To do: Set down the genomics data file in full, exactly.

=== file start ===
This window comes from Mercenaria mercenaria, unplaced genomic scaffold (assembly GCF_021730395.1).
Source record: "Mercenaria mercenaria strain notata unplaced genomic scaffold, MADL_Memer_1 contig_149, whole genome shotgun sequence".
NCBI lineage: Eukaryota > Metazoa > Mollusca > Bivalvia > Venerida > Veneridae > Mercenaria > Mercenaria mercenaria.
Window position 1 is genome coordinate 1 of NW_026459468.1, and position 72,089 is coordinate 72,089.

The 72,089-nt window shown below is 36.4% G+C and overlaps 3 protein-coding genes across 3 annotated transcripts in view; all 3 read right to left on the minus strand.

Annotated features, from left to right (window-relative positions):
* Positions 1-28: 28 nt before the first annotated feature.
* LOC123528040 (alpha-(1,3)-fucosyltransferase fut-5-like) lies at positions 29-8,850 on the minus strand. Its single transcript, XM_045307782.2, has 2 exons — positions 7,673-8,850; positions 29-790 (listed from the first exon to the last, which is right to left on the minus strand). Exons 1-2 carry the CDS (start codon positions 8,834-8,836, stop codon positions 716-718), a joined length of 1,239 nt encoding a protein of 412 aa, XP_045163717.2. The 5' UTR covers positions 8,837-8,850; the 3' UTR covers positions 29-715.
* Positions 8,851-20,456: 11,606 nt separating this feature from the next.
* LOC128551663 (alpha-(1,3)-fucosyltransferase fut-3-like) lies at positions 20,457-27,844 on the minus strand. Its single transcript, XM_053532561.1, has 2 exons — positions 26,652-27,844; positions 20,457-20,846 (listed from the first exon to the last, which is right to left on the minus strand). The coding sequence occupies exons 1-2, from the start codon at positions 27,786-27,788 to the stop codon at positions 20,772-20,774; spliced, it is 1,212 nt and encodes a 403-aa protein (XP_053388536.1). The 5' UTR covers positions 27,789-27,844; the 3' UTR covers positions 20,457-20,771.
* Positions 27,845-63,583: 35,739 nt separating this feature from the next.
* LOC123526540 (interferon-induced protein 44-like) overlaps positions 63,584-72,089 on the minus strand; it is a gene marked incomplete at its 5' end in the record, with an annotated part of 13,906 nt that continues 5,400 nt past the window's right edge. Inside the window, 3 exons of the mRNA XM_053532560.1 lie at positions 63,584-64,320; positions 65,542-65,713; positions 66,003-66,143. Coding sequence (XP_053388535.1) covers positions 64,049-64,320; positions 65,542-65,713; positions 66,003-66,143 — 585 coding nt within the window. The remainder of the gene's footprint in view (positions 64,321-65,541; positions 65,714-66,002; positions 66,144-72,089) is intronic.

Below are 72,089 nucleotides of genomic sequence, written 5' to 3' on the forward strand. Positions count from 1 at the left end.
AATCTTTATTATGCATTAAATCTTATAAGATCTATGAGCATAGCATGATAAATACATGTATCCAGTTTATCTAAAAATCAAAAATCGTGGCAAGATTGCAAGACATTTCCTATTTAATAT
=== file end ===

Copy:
This window comes from Mercenaria mercenaria, unplaced genomic scaffold (assembly GCF_021730395.1).
Source record: "Mercenaria mercenaria strain notata unplaced genomic scaffold, MADL_Memer_1 contig_149, whole genome shotgun sequence".
NCBI lineage: Eukaryota > Metazoa > Mollusca > Bivalvia > Venerida > Veneridae > Mercenaria > Mercenaria mercenaria.
Window position 1 is genome coordinate 1 of NW_026459468.1, and position 72,089 is coordinate 72,089.

The 72,089-nt window shown below is 36.4% G+C and overlaps 3 protein-coding genes across 3 annotated transcripts in view; all 3 read right to left on the minus strand.

Annotated features, from left to right (window-relative positions):
* Positions 1-28: 28 nt before the first annotated feature.
* LOC123528040 (alpha-(1,3)-fucosyltransferase fut-5-like) lies at positions 29-8,850 on the minus strand. Its single transcript, XM_045307782.2, has 2 exons — positions 7,673-8,850; positions 29-790 (listed from the first exon to the last, which is right to left on the minus strand). Exons 1-2 carry the CDS (start codon positions 8,834-8,836, stop codon positions 716-718), a joined length of 1,239 nt encoding a protein of 412 aa, XP_045163717.2. The 5' UTR covers positions 8,837-8,850; the 3' UTR covers positions 29-715.
* Positions 8,851-20,456: 11,606 nt separating this feature from the next.
* LOC128551663 (alpha-(1,3)-fucosyltransferase fut-3-like) lies at positions 20,457-27,844 on the minus strand. Its single transcript, XM_053532561.1, has 2 exons — positions 26,652-27,844; positions 20,457-20,846 (listed from the first exon to the last, which is right to left on the minus strand). The coding sequence occupies exons 1-2, from the start codon at positions 27,786-27,788 to the stop codon at positions 20,772-20,774; spliced, it is 1,212 nt and encodes a 403-aa protein (XP_053388536.1). The 5' UTR covers positions 27,789-27,844; the 3' UTR covers positions 20,457-20,771.
* Positions 27,845-63,583: 35,739 nt separating this feature from the next.
* LOC123526540 (interferon-induced protein 44-like) overlaps positions 63,584-72,089 on the minus strand; it is a gene marked incomplete at its 5' end in the record, with an annotated part of 13,906 nt that continues 5,400 nt past the window's right edge. Inside the window, 3 exons of the mRNA XM_053532560.1 lie at positions 63,584-64,320; positions 65,542-65,713; positions 66,003-66,143. Coding sequence (XP_053388535.1) covers positions 64,049-64,320; positions 65,542-65,713; positions 66,003-66,143 — 585 coding nt within the window. The remainder of the gene's footprint in view (positions 64,321-65,541; positions 65,714-66,002; positions 66,144-72,089) is intronic.

Below are 72,089 nucleotides of genomic sequence, written 5' to 3' on the forward strand. Positions count from 1 at the left end.
AATCTTTATTATGCATTAAATCTTATAAGATCTATGAGCATAGCATGATAAATACATGTATCCAGTTTATCTAAAAATCAAAAATCGTGGCAAGATTGCAAGACATTTCCTATTTAATAT